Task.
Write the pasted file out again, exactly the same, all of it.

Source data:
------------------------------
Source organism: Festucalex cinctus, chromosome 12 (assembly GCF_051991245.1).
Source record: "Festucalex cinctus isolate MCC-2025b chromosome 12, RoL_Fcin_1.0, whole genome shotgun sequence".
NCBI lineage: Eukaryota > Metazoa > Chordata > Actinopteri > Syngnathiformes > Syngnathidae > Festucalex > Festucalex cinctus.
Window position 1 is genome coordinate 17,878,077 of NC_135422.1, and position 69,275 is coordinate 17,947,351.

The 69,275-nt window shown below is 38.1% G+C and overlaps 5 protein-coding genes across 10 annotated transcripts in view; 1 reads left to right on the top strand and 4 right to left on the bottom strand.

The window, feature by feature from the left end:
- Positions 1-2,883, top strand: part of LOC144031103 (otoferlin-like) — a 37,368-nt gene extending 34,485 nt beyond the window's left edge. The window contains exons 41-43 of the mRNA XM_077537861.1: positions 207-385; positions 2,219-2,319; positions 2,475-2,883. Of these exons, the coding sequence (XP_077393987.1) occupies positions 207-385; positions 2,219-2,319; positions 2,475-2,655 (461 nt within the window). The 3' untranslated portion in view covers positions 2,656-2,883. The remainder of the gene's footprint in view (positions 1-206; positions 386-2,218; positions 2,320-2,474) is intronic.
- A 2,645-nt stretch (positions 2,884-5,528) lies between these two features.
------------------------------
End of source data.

Source organism: Festucalex cinctus, chromosome 12 (assembly GCF_051991245.1).
Source record: "Festucalex cinctus isolate MCC-2025b chromosome 12, RoL_Fcin_1.0, whole genome shotgun sequence".
NCBI lineage: Eukaryota > Metazoa > Chordata > Actinopteri > Syngnathiformes > Syngnathidae > Festucalex > Festucalex cinctus.
Window position 1 is genome coordinate 17,878,077 of NC_135422.1, and position 69,275 is coordinate 17,947,351.

The 69,275-nt window shown below is 38.1% G+C and overlaps 5 protein-coding genes across 10 annotated transcripts in view; 1 reads left to right on the top strand and 4 right to left on the bottom strand.

The window, feature by feature from the left end:
- Positions 1-2,883, top strand: part of LOC144031103 (otoferlin-like) — a 37,368-nt gene extending 34,485 nt beyond the window's left edge. The window contains exons 41-43 of the mRNA XM_077537861.1: positions 207-385; positions 2,219-2,319; positions 2,475-2,883. Of these exons, the coding sequence (XP_077393987.1) occupies positions 207-385; positions 2,219-2,319; positions 2,475-2,655 (461 nt within the window). The 3' untranslated portion in view covers positions 2,656-2,883. The remainder of the gene's footprint in view (positions 1-206; positions 386-2,218; positions 2,320-2,474) is intronic.
- A 2,645-nt stretch (positions 2,884-5,528) lies between these two features.